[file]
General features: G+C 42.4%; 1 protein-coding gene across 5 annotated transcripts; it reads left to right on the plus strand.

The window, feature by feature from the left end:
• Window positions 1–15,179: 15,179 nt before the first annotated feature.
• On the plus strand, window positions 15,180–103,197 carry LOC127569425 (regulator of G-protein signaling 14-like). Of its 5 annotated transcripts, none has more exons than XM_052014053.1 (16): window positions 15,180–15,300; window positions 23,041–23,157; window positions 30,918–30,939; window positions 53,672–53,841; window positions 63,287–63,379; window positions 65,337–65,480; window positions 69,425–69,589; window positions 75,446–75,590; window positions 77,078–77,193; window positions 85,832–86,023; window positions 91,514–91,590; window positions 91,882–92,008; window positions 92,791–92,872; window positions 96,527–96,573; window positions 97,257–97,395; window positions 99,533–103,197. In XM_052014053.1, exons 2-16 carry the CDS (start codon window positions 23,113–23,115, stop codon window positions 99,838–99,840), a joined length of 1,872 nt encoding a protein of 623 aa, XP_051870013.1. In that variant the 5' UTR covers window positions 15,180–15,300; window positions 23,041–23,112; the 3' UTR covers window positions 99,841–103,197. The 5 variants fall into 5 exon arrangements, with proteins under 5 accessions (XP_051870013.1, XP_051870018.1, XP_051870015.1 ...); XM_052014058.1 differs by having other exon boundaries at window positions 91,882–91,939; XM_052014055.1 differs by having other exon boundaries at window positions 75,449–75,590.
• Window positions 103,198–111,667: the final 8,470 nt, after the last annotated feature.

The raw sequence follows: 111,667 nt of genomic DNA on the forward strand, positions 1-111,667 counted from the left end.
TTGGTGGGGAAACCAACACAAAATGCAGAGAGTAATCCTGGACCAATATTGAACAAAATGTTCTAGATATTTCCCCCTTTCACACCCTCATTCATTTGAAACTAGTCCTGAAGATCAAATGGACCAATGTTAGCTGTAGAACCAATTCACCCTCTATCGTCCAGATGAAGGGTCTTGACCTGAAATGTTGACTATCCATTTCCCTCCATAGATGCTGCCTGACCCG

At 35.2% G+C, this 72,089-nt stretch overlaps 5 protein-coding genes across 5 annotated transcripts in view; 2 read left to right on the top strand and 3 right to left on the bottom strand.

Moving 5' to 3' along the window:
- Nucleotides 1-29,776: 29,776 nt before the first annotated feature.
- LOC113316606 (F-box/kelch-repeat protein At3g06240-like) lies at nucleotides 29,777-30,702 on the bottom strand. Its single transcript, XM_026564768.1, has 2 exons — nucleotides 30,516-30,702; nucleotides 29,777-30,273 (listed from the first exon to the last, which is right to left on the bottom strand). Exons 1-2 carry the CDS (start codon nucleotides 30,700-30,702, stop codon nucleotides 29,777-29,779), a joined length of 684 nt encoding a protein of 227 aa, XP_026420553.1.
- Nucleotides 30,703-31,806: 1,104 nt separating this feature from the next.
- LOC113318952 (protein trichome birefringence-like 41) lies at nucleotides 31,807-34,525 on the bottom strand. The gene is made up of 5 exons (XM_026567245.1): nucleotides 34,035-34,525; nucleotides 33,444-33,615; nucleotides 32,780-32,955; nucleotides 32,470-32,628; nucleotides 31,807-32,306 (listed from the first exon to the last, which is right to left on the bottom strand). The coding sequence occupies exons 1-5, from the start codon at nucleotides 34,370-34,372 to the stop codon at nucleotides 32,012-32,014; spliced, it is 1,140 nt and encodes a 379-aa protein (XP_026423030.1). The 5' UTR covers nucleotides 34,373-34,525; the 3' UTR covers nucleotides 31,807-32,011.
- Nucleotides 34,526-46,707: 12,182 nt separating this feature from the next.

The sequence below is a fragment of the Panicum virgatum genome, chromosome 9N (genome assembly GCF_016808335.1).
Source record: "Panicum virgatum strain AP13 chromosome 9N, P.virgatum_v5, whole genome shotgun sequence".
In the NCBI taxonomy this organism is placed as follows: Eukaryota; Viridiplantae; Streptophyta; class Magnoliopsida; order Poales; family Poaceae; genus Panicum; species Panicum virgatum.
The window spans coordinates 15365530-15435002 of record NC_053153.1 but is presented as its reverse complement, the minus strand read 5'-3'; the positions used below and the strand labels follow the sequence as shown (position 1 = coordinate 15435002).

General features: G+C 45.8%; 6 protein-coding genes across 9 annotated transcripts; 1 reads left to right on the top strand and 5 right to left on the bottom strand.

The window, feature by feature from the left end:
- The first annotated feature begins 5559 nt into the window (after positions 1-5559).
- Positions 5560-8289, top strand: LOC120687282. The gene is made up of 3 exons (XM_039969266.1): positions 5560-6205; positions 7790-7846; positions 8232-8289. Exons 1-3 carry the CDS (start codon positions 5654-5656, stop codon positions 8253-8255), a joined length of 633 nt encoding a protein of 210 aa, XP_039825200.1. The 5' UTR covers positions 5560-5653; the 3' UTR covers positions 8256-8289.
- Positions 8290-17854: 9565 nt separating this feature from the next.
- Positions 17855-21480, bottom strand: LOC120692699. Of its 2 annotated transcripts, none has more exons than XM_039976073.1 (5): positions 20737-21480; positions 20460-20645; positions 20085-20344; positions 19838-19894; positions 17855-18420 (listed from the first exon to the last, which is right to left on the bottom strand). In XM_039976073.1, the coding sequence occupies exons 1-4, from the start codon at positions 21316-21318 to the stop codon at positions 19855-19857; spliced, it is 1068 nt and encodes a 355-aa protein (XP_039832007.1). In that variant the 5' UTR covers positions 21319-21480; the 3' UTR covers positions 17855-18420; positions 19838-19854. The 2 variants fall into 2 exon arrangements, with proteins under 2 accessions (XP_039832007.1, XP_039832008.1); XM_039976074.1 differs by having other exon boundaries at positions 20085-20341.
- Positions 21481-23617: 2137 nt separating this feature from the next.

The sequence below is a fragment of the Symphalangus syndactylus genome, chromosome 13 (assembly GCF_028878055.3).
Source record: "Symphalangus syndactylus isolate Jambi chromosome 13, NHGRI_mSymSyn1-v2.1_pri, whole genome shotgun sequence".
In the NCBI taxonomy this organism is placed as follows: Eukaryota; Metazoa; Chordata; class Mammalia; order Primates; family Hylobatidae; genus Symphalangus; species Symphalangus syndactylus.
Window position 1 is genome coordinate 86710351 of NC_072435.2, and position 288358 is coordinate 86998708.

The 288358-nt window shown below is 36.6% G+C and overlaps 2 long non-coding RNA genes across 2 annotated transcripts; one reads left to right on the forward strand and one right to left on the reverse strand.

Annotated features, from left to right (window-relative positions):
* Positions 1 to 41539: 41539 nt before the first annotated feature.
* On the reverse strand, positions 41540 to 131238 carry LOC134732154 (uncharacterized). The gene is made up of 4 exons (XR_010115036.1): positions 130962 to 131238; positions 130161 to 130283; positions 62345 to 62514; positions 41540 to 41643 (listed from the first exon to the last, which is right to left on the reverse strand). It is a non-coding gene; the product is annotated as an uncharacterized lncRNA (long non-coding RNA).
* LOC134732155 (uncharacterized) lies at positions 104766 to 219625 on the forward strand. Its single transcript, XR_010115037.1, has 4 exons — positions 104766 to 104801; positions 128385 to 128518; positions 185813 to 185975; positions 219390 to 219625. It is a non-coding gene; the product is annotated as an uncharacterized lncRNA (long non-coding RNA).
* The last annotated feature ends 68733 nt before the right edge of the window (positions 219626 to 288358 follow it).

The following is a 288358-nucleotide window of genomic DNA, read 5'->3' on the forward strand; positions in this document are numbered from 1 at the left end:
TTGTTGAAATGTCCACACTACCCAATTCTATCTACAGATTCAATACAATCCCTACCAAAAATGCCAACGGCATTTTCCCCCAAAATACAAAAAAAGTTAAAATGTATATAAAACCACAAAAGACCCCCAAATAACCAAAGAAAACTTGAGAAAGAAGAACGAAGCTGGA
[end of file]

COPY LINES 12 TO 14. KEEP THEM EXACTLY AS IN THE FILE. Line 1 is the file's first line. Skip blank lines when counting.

- Nucleotides 30,703-31,806: 1,104 nt separating this feature from the next.
- LOC113318952 (protein trichome birefringence-like 41) lies at nucleotides 31,807-34,525 on the bottom strand. The gene is made up of 5 exons (XM_026567245.1): nucleotides 34,035-34,525; nucleotides 33,444-33,615; nucleotides 32,780-32,955; nucleotides 32,470-32,628; nucleotides 31,807-32,306 (listed from the first exon to the last, which is right to left on the bottom strand). The coding sequence occupies exons 1-5, from the start codon at nucleotides 34,370-34,372 to the stop codon at nucleotides 32,012-32,014; spliced, it is 1,140 nt and encodes a 379-aa protein (XP_026423030.1). The 5' UTR covers nucleotides 34,373-34,525; the 3' UTR covers nucleotides 31,807-32,011.
- Nucleotides 34,526-46,707: 12,182 nt separating this feature from the next.